Chile were billed as the most exciting side ahead of World Cup 2010 – and despite two changes of manager sice, they’re contenders for that status ahead of next summer’s tournament too.
Marcelo Bielsa’s reign as national team manager was fascinating in itself, and produced some of the most open games at the last World Cup, but even more intriguing was his influence on Chilean football as a whole. Chile were generally considered something of an obscure South American nation with no particular identity, but their football suddenly started to mean something – heavy pressing, direct passing and constant attacking.
The most obvious example was at Universidad de Chile, who became one of the continent’s most feared club sides and won the Copa Sudamericana in 2011. That’s not a competition that receives much interest outside South America, but even European journalists started to take note – The Times featured a full-page article about this wonderful young attack-minded side Jorge Sampaoli had created. When Claudio Borghi stood down as Chile coach last year after a run of disappointing results, Sampaoli was an obvious choice as his replacement.
One can read too much into Bielsa’s influence upon modern football, but in this case Sampaoli is entirely open about his respect for one of his predecessors. “My relationship with Bielsa is almost mythical,” he says. “Through his excellence he justifies an attacking style that I have always identified with, and I subscribe to his philosophy and ideas.” This is particularly remarkable given that Sampaoli never worked directly under El Loco.
On the pitch, Chile have returned to a Bielsa style of play, and have continued to vary their formations from game to game. Both a three-man and a four-man defence have been used, while the front trio is so fluid that it’s sometimes expressed as a ‘…1-2’ and sometimes as a simple ‘…3’.
It’s not entirely dissimilar to the way Barcelona played under Pep Guardiola, with the two main forwards attacking from wide positions – usually Alexis Sanchez and Eduardo Vargas – and a proper No.10 in the middle, often the ludicrously talented Jorge Valdivia but sometimes Arturo Vidal.
Vidal is certainly Chile’s most talented player, and is arguably the best all-rounder in world football today. The 26-year-old is amazingly energetic, technically brilliant, tenacious in the tackle and seemingly capable of playing anywhere from defence to upfront. His tackling statistics for Juventus are quite remarkable, and he’s perhaps the key part of Chile’s pressing game.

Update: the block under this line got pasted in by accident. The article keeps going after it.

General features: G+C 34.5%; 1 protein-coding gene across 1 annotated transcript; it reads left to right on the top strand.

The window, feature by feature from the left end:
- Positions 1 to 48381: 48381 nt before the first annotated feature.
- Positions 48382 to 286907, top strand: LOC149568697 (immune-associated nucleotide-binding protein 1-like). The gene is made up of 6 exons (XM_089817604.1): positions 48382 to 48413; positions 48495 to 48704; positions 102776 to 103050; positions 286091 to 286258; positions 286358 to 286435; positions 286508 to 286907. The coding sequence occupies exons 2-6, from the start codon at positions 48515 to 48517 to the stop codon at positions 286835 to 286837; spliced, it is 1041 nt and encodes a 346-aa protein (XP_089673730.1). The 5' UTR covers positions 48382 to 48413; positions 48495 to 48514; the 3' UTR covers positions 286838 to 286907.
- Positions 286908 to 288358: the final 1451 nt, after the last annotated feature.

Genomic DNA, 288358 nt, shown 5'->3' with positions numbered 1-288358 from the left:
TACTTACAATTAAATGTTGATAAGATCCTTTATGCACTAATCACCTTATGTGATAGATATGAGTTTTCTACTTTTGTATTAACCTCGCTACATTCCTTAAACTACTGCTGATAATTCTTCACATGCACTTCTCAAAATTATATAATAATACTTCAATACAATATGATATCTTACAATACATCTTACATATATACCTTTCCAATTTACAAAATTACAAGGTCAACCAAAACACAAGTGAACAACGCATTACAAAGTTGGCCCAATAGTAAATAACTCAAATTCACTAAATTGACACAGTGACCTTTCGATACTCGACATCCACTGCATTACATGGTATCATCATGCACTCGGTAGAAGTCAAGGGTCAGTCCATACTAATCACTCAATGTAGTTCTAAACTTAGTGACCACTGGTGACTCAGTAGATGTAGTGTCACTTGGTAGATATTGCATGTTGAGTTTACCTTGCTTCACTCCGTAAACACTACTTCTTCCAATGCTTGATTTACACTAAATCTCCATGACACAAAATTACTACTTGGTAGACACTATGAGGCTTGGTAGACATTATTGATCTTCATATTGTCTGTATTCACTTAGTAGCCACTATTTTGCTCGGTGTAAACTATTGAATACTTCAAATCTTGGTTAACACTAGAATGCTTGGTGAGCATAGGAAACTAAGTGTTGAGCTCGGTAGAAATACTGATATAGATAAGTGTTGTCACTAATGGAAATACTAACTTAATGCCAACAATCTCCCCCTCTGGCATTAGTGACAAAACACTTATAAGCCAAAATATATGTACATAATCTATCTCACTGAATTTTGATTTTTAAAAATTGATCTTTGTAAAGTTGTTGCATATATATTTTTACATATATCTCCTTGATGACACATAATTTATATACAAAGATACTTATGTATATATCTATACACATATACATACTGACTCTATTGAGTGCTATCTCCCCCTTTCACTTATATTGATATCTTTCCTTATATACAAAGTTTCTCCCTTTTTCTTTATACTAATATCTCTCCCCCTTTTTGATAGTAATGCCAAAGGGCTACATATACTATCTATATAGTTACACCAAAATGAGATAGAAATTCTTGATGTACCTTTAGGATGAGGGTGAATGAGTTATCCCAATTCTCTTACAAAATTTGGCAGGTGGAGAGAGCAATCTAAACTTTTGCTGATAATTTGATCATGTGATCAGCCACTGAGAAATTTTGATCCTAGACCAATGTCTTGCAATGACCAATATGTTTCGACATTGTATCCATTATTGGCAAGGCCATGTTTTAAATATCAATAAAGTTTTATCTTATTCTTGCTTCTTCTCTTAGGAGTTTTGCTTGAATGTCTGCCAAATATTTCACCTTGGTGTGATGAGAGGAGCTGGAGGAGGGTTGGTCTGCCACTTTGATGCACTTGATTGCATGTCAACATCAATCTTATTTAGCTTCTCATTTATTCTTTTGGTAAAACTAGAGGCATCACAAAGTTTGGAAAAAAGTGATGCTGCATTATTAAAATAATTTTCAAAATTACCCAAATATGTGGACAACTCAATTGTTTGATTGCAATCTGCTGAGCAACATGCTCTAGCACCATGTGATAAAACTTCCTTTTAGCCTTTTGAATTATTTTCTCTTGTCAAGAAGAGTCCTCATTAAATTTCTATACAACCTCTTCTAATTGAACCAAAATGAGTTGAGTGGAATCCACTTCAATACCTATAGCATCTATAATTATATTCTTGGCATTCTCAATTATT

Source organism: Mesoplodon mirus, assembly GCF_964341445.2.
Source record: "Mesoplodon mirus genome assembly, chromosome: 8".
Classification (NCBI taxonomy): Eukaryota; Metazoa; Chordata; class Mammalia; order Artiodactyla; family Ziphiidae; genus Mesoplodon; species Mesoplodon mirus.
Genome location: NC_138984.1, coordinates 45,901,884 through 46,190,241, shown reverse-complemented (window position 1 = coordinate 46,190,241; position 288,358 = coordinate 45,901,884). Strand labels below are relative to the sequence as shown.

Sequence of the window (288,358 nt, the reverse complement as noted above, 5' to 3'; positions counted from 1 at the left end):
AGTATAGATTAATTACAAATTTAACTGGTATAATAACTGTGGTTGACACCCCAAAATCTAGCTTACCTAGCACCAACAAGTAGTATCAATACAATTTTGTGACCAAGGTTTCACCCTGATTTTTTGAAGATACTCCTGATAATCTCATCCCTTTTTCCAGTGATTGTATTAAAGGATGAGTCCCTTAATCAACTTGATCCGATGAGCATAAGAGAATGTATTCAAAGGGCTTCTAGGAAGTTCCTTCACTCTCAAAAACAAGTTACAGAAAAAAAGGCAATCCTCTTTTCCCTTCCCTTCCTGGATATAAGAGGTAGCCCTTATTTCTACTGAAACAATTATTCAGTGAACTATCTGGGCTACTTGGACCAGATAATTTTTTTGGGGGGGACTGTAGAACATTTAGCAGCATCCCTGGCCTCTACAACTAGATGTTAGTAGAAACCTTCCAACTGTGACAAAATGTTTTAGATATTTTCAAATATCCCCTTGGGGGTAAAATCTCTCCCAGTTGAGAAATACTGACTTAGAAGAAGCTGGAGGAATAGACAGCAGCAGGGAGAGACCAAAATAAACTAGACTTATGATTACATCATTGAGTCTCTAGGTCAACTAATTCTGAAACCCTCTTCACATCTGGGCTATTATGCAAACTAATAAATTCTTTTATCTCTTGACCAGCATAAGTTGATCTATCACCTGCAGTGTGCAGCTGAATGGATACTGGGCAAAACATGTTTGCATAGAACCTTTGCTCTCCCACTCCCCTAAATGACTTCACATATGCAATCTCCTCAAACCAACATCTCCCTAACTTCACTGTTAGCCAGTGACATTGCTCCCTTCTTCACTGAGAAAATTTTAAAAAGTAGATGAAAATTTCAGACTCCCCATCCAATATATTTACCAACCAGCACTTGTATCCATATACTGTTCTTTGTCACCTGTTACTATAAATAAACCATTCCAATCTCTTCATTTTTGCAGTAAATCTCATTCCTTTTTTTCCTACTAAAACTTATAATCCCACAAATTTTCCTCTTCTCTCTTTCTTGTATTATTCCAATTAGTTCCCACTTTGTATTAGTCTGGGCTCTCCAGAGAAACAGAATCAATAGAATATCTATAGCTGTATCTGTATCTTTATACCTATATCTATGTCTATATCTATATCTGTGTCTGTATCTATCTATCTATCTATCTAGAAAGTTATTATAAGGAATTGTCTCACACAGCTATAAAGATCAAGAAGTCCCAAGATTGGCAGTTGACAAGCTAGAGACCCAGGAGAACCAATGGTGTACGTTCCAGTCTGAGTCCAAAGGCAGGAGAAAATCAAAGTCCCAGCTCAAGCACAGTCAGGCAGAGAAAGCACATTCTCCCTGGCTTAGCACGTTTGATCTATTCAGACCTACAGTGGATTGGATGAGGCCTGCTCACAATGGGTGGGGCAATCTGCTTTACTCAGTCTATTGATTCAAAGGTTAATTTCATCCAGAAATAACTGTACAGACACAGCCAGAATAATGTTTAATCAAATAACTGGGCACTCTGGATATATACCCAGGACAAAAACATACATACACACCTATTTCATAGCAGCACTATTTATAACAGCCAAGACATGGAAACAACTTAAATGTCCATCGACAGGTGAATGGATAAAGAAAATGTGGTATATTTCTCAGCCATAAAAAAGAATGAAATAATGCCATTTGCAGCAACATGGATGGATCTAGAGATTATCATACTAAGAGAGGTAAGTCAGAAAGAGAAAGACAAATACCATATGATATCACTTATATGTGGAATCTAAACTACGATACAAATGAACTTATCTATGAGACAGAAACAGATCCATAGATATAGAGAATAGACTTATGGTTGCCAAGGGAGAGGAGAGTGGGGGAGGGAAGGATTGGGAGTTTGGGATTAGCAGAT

Assuming Chile play a back four, Vidal’s midfield partners are usually Charles Aranguiz and Marcelo Diaz, current and former Universidad de Chile players respectively. Again, their main quality is their tenacity, and it’s not difficult to imagine that England will be consistently troubled by their heavy midfield pressure.
Sampaoli generally uses Vidal’s Juventus team-mate Mauricio Isla and yet another ex-Universidad man, Eugenio Mena, regardless of the system. If it’s a back four, they play as full-backs, but if there’s a three-man defence they push high up the pitch to become wing-backs. Isla has struggled since his move to Juve last summer having impressed for Udinese, but Chile’s high-energy, frantic game is perfect for his style of play.
At the back, Sampaoli has continued with Bielsa’s policy of using midfielders at the back – Cardiff’s Gary Medel is a holding midfielder by trade but for Chile he now plays as a tough-tackling centre-back. Although frequently in trouble with referees in La Liga, he’s found the Premier League more to his liking, and was exceptional in the derby victory over Swansea.
His partner Marcos Gonzalez is a more traditional defender, a veteran at 33 and one of the few players who didn’t feature heavily under Bielsa. Gonzalo Jara, now of Nottingham Forest, is generally the third centre-back, should the system require it. Captain Claudio Bravo remains first-choice goalkeeper and should pass Leonel Sanchez’s 46-year cap record in Brazil next summer.
Without the ball, Chile will use a high defensive line and attempt to push England away from goal, which might surprise their hosts. The high pressing means lots of tackles, which can result in cheap bookings, while Chile’s defenders are often forced into risky last-man tackles when the midfield pressure is beaten. This is perhaps the main weakness of the system, but might not be punished fully by the referee in a friendly.
In possession, Chile attack immediately through their hard-working midfield players, their attack-minded full-backs and their quick forwards. Arguably the defining feature of Roy Hodgson’s strategy is his insistence on getting midfielders back behind the ball to protect his back four, but that will be extremely tricky against such a direct side.
England must be prepared for one of their most draining friendly tests in recent years.
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